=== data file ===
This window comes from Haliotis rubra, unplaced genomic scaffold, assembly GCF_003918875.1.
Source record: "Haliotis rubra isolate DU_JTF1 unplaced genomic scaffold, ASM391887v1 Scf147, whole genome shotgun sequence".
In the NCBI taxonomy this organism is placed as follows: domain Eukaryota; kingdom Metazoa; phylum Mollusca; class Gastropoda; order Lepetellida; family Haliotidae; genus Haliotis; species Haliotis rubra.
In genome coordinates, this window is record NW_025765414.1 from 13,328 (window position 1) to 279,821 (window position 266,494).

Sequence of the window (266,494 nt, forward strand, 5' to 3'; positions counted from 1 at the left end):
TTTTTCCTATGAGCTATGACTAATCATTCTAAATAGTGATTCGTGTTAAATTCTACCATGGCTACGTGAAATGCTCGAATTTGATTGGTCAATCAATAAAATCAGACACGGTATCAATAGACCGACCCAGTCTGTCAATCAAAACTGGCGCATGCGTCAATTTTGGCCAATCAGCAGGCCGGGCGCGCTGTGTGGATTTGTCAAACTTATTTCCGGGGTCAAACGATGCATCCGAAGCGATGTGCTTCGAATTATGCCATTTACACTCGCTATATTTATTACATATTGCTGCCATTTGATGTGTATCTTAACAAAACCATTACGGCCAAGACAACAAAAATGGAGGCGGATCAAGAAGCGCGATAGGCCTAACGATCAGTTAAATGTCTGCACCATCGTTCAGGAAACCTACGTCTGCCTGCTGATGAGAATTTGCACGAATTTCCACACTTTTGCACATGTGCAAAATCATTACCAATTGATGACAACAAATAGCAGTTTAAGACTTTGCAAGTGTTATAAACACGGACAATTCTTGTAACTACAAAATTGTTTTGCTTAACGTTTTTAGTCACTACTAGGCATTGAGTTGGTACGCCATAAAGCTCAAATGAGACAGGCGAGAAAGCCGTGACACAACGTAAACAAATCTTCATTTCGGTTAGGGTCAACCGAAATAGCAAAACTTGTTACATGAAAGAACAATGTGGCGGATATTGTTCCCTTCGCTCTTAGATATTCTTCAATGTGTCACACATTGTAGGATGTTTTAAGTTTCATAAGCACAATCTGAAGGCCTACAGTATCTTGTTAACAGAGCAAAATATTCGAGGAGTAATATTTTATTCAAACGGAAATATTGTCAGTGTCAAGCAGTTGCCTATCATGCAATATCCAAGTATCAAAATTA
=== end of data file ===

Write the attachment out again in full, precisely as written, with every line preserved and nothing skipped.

This window comes from Haliotis rubra, unplaced genomic scaffold, assembly GCF_003918875.1.
Source record: "Haliotis rubra isolate DU_JTF1 unplaced genomic scaffold, ASM391887v1 Scf147, whole genome shotgun sequence".
In the NCBI taxonomy this organism is placed as follows: domain Eukaryota; kingdom Metazoa; phylum Mollusca; class Gastropoda; order Lepetellida; family Haliotidae; genus Haliotis; species Haliotis rubra.
In genome coordinates, this window is record NW_025765414.1 from 13,328 (window position 1) to 279,821 (window position 266,494).

Sequence of the window (266,494 nt, forward strand, 5' to 3'; positions counted from 1 at the left end):
TTTTTCCTATGAGCTATGACTAATCATTCTAAATAGTGATTCGTGTTAAATTCTACCATGGCTACGTGAAATGCTCGAATTTGATTGGTCAATCAATAAAATCAGACACGGTATCAATAGACCGACCCAGTCTGTCAATCAAAACTGGCGCATGCGTCAATTTTGGCCAATCAGCAGGCCGGGCGCGCTGTGTGGATTTGTCAAACTTATTTCCGGGGTCAAACGATGCATCCGAAGCGATGTGCTTCGAATTATGCCATTTACACTCGCTATATTTATTACATATTGCTGCCATTTGATGTGTATCTTAACAAAACCATTACGGCCAAGACAACAAAAATGGAGGCGGATCAAGAAGCGCGATAGGCCTAACGATCAGTTAAATGTCTGCACCATCGTTCAGGAAACCTACGTCTGCCTGCTGATGAGAATTTGCACGAATTTCCACACTTTTGCACATGTGCAAAATCATTACCAATTGATGACAACAAATAGCAGTTTAAGACTTTGCAAGTGTTATAAACACGGACAATTCTTGTAACTACAAAATTGTTTTGCTTAACGTTTTTAGTCACTACTAGGCATTGAGTTGGTACGCCATAAAGCTCAAATGAGACAGGCGAGAAAGCCGTGACACAACGTAAACAAATCTTCATTTCGGTTAGGGTCAACCGAAATAGCAAAACTTGTTACATGAAAGAACAATGTGGCGGATATTGTTCCCTTCGCTCTTAGATATTCTTCAATGTGTCACACATTGTAGGATGTTTTAAGTTTCATAAGCACAATCTGAAGGCCTACAGTATCTTGTTAACAGAGCAAAATATTCGAGGAGTAATATTTTATTCAAACGGAAATATTGTCAGTGTCAAGCAGTTGCCTATCATGCAATATCCAAGTATCAAAATTA